PrintWriter outWriter = new PrintWriter(socket.getOutputStream(), true);
                outWriter.println("Hello");

                outWriter.close();
                socket.close();

                outWriter = new PrintWriter(socket.getOutputStream(), true);
                outWriter.println("Hello again");
            } catch (UnknownHostException uhe) {
                uhe.printStackTrace();
            } catch (IOException ioe) {
                ioe.printStackTrace();
            } finally {
                try {
                    if (socket != null) {
                        socket.close();
                    }
                } catch (IOException ioe) {
                    ioe.printStackTrace();
                }
            }
        }
    }
}

The MyClient.main() method above starts a Client thread, which creates a Socket instance and connects to the server host (localhost) and port (4444) defined earlier. A PrintWriter object is then created using the socket output stream to send a message to the server. This works fine and the message is printed by the server:

Message from client: Hello

The socket is then closed and another PrintWriter object is attempted to be created using the closed socket’s output stream. However, since the socket is closed, writing to it is not possible. Therefore, a SocketException is thrown:

java.net.SocketException: Socket is closed
    at java.net.Socket.getOutputStream(Socket.java:943)
    at MyClient$Client.run(MyClient.java:26)
    at java.lang.Thread.run(Thread.java:748)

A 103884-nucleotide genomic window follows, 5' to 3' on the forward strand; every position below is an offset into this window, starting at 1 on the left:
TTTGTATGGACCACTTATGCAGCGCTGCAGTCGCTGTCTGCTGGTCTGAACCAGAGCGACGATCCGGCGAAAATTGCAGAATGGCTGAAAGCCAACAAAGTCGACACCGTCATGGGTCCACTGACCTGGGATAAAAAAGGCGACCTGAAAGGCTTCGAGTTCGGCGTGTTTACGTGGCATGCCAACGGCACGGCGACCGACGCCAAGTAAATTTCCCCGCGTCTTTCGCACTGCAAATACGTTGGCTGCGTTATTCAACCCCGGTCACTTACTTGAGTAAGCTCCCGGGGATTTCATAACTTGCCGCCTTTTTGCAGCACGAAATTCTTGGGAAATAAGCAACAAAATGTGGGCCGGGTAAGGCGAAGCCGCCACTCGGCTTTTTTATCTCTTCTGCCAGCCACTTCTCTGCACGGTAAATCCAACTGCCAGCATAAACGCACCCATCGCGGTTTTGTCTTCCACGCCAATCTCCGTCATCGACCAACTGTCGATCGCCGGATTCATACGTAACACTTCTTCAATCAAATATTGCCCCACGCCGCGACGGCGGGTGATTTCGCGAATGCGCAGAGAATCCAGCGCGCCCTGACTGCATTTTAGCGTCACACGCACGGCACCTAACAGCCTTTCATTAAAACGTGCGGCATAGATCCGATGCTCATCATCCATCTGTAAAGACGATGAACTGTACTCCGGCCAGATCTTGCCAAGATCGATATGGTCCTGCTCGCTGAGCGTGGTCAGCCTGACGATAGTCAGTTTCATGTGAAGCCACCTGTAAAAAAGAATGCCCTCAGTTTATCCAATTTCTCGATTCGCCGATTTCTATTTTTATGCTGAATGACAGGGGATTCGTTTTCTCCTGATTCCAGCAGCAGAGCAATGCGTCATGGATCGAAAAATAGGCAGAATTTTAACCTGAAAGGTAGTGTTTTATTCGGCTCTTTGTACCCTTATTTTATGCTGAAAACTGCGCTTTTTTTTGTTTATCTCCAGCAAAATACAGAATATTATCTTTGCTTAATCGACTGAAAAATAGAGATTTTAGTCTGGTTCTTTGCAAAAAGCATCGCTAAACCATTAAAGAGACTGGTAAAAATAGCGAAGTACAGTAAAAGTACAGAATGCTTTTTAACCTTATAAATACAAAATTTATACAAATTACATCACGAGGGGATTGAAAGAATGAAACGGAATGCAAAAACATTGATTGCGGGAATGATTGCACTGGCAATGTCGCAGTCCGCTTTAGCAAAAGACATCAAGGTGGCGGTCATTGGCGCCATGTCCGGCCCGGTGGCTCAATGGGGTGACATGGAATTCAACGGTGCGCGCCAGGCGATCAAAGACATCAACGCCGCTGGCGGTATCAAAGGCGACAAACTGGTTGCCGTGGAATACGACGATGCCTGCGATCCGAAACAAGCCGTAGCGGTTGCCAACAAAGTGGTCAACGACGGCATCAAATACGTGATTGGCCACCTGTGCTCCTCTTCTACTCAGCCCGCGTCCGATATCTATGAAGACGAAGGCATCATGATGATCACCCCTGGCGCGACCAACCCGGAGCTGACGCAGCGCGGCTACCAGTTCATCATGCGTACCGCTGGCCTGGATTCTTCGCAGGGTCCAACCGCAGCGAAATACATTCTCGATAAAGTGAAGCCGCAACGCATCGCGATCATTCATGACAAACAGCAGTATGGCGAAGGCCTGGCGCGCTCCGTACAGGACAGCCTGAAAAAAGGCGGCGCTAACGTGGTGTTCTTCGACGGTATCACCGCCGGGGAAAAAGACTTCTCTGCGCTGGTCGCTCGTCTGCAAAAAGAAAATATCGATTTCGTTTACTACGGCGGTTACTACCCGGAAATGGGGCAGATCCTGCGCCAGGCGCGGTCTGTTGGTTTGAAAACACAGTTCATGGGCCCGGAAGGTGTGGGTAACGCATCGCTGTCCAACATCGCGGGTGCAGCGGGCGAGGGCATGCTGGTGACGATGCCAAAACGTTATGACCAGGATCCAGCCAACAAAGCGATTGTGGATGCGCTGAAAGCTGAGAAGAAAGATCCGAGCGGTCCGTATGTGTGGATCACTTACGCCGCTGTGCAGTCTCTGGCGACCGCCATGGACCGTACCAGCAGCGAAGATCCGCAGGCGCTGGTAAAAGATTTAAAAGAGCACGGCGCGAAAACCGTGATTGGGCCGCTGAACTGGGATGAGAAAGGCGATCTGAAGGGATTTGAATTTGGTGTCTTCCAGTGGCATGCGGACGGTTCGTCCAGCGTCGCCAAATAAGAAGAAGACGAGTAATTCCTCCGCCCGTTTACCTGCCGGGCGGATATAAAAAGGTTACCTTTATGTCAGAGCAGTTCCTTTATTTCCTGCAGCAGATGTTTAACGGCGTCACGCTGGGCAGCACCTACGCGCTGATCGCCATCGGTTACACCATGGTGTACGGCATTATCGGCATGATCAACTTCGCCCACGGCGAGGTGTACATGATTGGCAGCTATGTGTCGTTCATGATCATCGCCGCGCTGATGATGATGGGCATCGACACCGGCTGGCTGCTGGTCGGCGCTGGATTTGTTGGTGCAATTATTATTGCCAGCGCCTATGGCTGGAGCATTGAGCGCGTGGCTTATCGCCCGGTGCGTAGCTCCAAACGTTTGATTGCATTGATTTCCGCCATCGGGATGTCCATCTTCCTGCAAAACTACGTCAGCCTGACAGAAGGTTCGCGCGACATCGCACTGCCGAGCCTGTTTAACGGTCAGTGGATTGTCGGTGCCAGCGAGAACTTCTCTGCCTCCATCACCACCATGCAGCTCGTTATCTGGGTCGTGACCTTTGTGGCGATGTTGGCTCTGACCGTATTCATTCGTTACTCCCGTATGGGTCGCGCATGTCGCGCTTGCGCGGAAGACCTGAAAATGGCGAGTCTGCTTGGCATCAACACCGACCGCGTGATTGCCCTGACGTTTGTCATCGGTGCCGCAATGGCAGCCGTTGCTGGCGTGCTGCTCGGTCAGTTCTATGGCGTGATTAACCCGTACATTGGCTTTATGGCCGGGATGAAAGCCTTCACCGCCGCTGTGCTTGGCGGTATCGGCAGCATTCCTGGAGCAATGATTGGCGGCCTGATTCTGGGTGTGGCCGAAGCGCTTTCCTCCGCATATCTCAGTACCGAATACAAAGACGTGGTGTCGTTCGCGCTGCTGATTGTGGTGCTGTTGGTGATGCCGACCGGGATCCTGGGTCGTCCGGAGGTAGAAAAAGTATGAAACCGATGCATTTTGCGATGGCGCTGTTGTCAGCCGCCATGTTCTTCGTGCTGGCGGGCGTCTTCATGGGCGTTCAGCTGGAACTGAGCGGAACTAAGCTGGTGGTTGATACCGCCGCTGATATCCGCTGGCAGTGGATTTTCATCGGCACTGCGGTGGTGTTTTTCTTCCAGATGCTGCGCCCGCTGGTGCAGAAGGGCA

How to Handle SocketException

Since SocketException is a checked exception, it can be handled by surrounding it with a try-catch block. The MyClient class in the earlier example can be updated to handle the exception:

public class MyClient {
    public static void main(String[] args) {
        new Thread(new Client()).start();
    }

    static class Client implements Runnable {
        @Override
        public void run() {
            Socket socket = null;

            try {
                socket = new Socket("localhost", 4444);

                PrintWriter outWriter = new PrintWriter(socket.getOutputStream(), true);
                outWriter.println("Hello");

                outWriter.close();
                socket.close();

                try {
                    outWriter = new PrintWriter(socket.getOutputStream(), true);
                } catch (SocketException se) {
                    if (socket.isClosed()) {
                        socket = new Socket("localhost", 4444);
                        outWriter = new PrintWriter(socket.getOutputStream(), true);
                    }
                }

                outWriter.println("Hello again");
            } catch (UnknownHostException uhe) {
                uhe.printStackTrace();
            } catch (IOException ioe) {
                ioe.printStackTrace();
            } finally {
                try {
                    if (socket != null) {
                        socket.close();
                    }
                } catch (IOException ioe) {
                    ioe.printStackTrace();
                }
            }
        }
    }
}

In the above example, the code that can throw the SocketException is surrounded in a try-catch block. In case a SocketException occurs when attempting to write to the socket, it is caught in the catch block and the socket instance is created and connected again to the server host and port. The PrintWriter object is also created again using the new socket output stream to send the second message to the server. This works successfully and both messages are now printed by the server:

Message from client: Hello
Message from client: Hello again